Real-World Data Links High-Blood Pressure Therapy With Parkinsonism, Researchers Report
Propranolol, a beta-blocker therapy for high-blood pressure, may be associated with an increased risk of developing parkinsonism — any condition that causes a combination of the movement abnormalities seen in Parkinson’s disease, according to a large database study.
Scientists also correlated five medications with a reduced risk of having Parkinson’s-like symptoms. These included medicines to promote wakefulness, and to treat attention deficit hyperactivity disorder.
The study, “Comprehensive Real-World Assessment of Marketed Medications to Guide Parkinson’s Drug Discovery,” was published in Clinical Drug Investigation.
Nowadays, medical data is routinely collected and stored in administrative healthcare databases. These databases comprise both patient health status, and delivery of healthcare-related information. People’s health information is found through electronic health records, medical claims, and drug and disease registries.
Since this information is collected outside the context of randomized trials, it provides real-world data based on the general population, and not so much on limited and controlled study samples. This enables scientists to draw more accurate conclusions on a given health intervention.
Providing a real-world perspective, administrative “healthcare databases have traditionally been used to monitor the safety of medications and for comparative effectiveness research,” the investigators said. Additionally, information from these databases is now being used to help in early drug development and drug repurposing.
The growing prevalence of Parkinson’s disease, disability, and deaths underlie the need for greater insight on real-world risk factors, the researchers said.
To find out more, scientists at Janssen Research and Development assessed the association of marketed medications with the risk of parkinsonism in four U.S. claims databases. Analyzed data sources included the IBM MarketScan Commercial Claims and Encounters (CCAE) database, IBM MarketScan Multi-State Medicaid Database (MDCD), IBM MarketScan Medicare Supplemental Database (MDCR), and Optum De-Identified Clinformatics Data Mart Database. In this study, analyzed subjects were their own controls.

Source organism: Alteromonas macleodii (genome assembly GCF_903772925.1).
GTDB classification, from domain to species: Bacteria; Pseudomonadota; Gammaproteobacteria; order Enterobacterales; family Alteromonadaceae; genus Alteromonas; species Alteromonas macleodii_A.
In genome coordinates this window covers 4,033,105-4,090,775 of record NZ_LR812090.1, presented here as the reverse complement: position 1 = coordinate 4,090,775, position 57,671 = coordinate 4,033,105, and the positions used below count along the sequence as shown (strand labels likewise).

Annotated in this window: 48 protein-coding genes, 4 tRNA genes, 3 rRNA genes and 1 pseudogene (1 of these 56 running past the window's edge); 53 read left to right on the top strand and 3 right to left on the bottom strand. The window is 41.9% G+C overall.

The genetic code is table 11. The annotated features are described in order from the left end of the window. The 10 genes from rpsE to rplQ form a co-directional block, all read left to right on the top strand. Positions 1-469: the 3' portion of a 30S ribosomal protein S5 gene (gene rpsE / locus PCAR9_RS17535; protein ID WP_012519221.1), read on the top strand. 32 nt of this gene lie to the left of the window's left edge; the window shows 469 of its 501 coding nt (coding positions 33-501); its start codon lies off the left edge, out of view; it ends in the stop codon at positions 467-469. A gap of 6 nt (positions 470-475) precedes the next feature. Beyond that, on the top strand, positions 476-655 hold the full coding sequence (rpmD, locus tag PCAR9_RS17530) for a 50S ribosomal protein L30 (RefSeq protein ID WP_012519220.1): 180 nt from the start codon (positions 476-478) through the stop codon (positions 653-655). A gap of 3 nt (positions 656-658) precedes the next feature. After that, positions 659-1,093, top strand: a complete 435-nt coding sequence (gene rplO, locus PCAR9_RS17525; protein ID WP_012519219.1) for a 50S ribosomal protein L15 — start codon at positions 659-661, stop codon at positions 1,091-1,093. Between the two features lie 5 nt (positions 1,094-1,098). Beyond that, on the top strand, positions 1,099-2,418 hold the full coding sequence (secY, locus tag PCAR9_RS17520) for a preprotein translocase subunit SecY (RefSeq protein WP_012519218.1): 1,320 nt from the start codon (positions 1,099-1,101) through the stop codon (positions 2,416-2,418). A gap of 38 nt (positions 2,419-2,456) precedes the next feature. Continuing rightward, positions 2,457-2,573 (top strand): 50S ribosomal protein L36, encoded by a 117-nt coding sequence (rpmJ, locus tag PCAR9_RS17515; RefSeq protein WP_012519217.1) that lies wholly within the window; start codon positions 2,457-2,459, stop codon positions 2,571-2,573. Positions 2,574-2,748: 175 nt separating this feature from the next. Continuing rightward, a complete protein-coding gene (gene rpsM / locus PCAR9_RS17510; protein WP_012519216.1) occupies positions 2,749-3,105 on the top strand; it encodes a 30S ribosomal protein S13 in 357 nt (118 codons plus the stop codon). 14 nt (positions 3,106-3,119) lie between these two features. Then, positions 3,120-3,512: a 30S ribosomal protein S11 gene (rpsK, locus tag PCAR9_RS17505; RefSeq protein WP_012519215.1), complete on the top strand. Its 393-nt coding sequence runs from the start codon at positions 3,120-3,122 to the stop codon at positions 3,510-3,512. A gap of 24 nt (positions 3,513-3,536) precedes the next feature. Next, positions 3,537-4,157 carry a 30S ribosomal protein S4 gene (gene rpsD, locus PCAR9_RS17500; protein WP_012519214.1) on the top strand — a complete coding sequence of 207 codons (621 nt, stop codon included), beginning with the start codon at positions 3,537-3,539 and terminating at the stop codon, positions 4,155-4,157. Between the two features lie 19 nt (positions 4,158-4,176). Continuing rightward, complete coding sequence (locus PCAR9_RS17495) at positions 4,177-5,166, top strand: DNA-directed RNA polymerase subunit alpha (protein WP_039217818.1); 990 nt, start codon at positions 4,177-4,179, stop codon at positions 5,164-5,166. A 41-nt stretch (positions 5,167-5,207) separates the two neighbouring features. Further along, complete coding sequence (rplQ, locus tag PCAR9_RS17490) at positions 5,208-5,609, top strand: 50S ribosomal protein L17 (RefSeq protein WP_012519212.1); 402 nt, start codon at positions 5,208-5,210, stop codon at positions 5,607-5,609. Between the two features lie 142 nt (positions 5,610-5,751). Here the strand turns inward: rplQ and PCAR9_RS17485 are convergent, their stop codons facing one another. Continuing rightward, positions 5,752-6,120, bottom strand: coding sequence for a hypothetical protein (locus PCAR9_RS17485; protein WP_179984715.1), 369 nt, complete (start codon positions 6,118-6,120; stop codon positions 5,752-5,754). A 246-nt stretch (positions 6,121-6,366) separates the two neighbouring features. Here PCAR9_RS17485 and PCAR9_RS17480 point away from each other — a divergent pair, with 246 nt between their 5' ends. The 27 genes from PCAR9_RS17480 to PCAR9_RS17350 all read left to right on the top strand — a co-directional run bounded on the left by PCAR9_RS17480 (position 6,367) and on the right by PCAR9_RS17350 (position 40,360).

The researchers assessed the possible associations between the use of 2,181 medications and a Parkinson’s diagnosis. Among the 117,015,066 individuals studied, 429,530 developed the neurodegenerative disorder.
The results showed that medications for promoting wakefulness, and for treating attention deficit hyperactivity disorder (ADHD), were associated with a reduced risk of parkinsonism.
The wakefulness medication armodafinil (brand name Nuvigil, among others) was associated with a 56% decrease in risk, while modafinil — with the brand name Provigil, among others — was linked to a 54% decrease. Methylphenidate, used to treat ADHD, under the brand name Ritalin, among others, was associated with a 39% decrease in the risk of having parkinsonism.
Research indicates Parkinson’s risk is somewhat related to the modulation of beta-adrenoreceptors. However, studies so far have failed to consistently demonstrate the exact contribution of the activation or inhibition of beta-adrenoreceptors. These are activated by a chemical messenger called epinephrine, a naturally circulating chemical that helps to regulate blood pressure.
For example, a beta-agonist called albuterol (brand name Ventolin, among others) has been linked to both a decreased and an increased risk of Parkinson’s disease. Researchers note that an agonist is a medicine that promotes the natural effect of a certain type of receptor, while a blocker antagonizes that same action.
In this real-world based study, individuals who took albuterol were 17% less likely to develop parkinsonism. On the other hand, of the three studied beta-blockers, only propranolol (brand name Inderal, among others) was correlated with a 32% increased risk of having Parkinson’s-like symptoms. Propranolol is used to treat high-blood pressure, atrial fibrillation, and tremors, among other conditions.
The results also found the antihistamine diphenhydramine (brand name Benadryl, among others), and the calcium channel blocker isradipine (brand names DynaCirc, Prescal), to be associated with a decreased risk of developing parkinsonism.
“These findings show association not causality,” the researchers said. Nonetheless, their findings support the association between beta-adrenoreceptors modulation and Parkinson’s risk.